##### Biographical Note

In 1990 I graduated in Computer Science at Facultad de Ciencias Exactas y Naturales, Universidad de Buenos Aires.
I was lucky to participate, before graduating, in
Carlos Alchourrón's seminar,
where we studied his formalization of the problems of expansion, derogation and amendment in law; this is known today as *the AGM model*,
for their authors Alchourrón, Gärdenfors and Makinson.

From 1991 to 1993 I did a Master in Science in Computer Science at The University of British Columbia, Vancouver, Canada, directed by Craig Boutilier. My MSc. thesis gives a model of preferred explanations based on the AGM model.

Back in Buenos Aires, I did my doctoral studies directed by Carlos Alchourrón and graduated in 1999 (Universidad de Buenos Aires). Informally, David Makinson acted as my supervisor after Alchourrón passed away. My thesis extends the AGM model to solve two problems: iterated changes, and the changes in unions and intersections of sets (closed under a logical consequence relation). What looks as The Beatles' Sgt. Pepper album is the graduation present I received from my friends, done by Eduardo Fermé.

In my postdoctoral research I entered into *algorithmic randomness* under the supervision of
Gregory Chaitin. I worked on the problem of finding new examples of random real numbers,
and defined some Omega numbers that are random in higher levels of the Arithmetical Hierarchy.
These Omega numbers are meaningful in terms of probabilities of computer input/output behaviour.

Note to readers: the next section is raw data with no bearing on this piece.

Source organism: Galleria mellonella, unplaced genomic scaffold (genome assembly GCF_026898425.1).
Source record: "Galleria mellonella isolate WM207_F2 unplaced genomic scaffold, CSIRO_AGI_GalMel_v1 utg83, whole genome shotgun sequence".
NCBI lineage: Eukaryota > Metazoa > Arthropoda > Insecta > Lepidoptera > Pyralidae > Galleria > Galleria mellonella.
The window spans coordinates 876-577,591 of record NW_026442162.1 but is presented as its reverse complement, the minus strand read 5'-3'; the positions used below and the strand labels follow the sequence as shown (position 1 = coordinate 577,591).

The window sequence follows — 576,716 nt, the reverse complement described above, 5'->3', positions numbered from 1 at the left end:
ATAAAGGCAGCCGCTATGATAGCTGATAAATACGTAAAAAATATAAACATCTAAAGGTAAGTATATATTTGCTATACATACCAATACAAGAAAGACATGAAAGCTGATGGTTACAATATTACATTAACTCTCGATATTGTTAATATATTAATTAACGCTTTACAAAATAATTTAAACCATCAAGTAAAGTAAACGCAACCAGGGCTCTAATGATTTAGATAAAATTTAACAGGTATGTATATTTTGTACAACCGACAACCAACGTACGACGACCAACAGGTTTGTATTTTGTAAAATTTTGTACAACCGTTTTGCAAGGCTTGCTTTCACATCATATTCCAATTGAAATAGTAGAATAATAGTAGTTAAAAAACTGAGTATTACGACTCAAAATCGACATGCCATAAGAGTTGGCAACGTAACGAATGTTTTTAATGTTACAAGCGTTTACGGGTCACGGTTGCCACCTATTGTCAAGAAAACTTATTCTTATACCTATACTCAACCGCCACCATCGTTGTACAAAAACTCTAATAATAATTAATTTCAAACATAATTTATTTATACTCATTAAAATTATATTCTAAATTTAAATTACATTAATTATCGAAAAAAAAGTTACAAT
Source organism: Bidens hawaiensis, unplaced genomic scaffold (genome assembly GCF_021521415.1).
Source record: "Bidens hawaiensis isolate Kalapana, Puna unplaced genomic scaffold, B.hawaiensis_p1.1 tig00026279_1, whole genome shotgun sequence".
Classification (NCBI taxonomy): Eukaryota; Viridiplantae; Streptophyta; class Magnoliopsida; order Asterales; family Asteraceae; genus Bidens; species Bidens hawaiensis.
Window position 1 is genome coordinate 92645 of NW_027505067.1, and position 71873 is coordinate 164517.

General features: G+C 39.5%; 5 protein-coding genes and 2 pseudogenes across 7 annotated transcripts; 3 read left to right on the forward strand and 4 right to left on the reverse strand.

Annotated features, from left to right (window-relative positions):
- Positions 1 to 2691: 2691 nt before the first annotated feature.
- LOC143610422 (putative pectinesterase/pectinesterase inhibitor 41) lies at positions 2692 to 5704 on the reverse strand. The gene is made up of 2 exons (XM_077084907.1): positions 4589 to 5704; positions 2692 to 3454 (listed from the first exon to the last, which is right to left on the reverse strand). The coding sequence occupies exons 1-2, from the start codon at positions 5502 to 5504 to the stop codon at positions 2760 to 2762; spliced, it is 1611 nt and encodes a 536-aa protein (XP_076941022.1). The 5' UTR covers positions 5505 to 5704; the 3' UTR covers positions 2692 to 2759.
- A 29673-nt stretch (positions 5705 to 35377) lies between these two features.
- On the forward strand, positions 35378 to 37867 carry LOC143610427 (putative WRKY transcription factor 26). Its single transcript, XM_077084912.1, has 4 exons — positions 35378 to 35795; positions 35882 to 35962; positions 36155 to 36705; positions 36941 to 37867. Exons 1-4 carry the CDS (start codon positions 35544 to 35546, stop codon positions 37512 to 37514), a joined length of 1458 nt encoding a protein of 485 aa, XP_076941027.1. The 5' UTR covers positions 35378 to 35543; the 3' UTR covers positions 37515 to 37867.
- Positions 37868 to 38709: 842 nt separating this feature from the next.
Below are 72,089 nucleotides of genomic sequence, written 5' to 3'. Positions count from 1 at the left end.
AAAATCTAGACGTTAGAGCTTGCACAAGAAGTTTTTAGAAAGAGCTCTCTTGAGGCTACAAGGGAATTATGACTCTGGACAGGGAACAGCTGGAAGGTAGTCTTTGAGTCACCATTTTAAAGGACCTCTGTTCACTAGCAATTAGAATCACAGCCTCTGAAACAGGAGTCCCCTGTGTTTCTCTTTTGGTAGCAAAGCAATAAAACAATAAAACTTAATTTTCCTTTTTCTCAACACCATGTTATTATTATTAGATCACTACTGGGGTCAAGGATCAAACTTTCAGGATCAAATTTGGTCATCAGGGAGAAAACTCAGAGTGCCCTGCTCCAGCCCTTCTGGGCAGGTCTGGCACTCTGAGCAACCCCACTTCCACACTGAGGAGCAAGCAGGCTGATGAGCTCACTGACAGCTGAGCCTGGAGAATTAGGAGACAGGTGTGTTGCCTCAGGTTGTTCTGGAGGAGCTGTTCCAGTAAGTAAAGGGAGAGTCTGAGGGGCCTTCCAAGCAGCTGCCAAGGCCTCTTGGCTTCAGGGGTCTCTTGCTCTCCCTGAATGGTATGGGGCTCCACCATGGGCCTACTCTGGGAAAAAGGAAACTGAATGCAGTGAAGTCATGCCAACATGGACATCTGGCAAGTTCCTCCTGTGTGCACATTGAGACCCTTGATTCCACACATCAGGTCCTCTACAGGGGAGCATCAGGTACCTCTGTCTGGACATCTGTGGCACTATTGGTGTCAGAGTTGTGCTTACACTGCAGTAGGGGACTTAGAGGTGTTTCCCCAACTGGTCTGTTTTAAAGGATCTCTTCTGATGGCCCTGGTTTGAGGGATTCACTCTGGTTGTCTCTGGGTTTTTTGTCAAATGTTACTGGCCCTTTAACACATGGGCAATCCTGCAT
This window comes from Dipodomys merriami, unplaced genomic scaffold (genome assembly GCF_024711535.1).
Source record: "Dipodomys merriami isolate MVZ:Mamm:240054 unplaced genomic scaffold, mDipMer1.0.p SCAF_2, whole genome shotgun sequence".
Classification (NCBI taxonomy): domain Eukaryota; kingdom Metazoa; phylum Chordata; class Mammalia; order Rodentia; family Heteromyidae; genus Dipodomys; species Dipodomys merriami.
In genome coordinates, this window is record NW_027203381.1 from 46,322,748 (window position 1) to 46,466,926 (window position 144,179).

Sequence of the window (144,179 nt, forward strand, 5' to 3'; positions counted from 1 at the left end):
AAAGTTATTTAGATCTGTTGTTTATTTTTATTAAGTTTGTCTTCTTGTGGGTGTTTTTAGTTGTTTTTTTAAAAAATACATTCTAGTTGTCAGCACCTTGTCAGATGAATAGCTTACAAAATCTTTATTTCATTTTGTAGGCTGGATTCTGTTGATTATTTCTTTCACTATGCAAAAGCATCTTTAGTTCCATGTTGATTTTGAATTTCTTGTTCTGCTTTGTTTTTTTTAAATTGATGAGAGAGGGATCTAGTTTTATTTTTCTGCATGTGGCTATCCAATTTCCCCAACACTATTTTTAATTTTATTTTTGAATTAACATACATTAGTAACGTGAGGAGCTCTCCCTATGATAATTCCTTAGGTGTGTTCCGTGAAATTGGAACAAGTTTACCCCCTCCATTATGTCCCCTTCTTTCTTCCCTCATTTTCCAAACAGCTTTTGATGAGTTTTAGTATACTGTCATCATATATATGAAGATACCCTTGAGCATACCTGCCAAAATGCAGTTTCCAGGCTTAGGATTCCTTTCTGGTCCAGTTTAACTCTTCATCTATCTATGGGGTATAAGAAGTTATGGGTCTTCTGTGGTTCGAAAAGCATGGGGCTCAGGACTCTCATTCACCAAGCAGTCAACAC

Serge Grigorieff (Université Paris Diderot)
conjectured that the probability that a universal machine yields an output in any given set should be random.
Moreover, he conjectured, the harder to describe the set in the Arithmetical Hierarchy, the more random its associated probability.
The conjecture turned out to be true in many cases. Together with Serge Grigorieff we have worked on these Omega numbers,
and generalized the phenomena in various ways.

In 2009 I started to lead the research group KAPOW, where we work on problems on finite and infinite words, and we try to solve them by integrating combinatorics, algorithmics, and complexity theory.-

My research is has been influenced by the ideas of
Joos Heintz.
I am interested in the most basic form of randomness, defined by Émile Borel in 1909: the property of *normality*. A real number is normal to a given base if all blocks of digits of the same length appear with same asymptotic frequency in the expansion of the number expressed in that base. In other words, all blocks of the same length have the same chances to occur in the expansion of the number. A real number is absolutely normal if it is normal to every base. One of the main open problems, since the time of Borel, is the construction of absolutely normal numbers with desirable mathematical and computational properties.

##### Notes Related to my Research

The Omega Man, New Scientist, March 10, 2001.

Omega, entrevista con Gregory Chaitin, por Nora Bär, diario La Nación, Buenos Aires, 29 Abril, 2001. .pdf

Perfume de Azar, por Martín De Ambrosio, diario Página 12, Buenos Aires, 13 Julio, 2002.

Números casuales, por Verónica Engler, Exactamente, Facultad de Ciencias Exactas y Naturales, 3 Marzo, 2004.

De puzzles, soluciones y cuelgues de computadoras, por Cecilia Draghi, Cable Número 593, año 16, 24, Oficina de Prensa SEGBE, Octubre 2005.

Reconstruyen un manuscrito histórico. Es un problema matemático planteado por Alan Turing, considerado el padre de la computación, por Nora Bär, diario La Nación, 10 Julio, 2007. Versión impresa .pdf

Turing puso en juego su homosexualidad en el trabajo científico por Leandro Lacoa, Agencia CTyS, 26 de Diciembre 2012.

Être normal? Pas si facile ! Jean-Paul Delahaye, Pour la Science 422, p. 126- 131. .pdf Décembre 2012.

Sobre lo azaroso que es el azar, diálogo con Verónica Becher y Theodore Slaman, por Leonardo Moledo, Página 12, 10 de Abril 2013.

Reunidos por el azar, Noticias Facultad de Ciencias Exactas, UBA 12 Abril 2013.

Entrevista de Adrián Paenza con Theodore Slaman y Verónica Becher en Científicos Industria Argentina. Bloque 1, Bloque 2 TV Canal 7, 18 Mayo, 2013.

Alan Turing. El hombre que sabía demasiado, por Nora Bär, diario La Nación, 10 Enero 2014.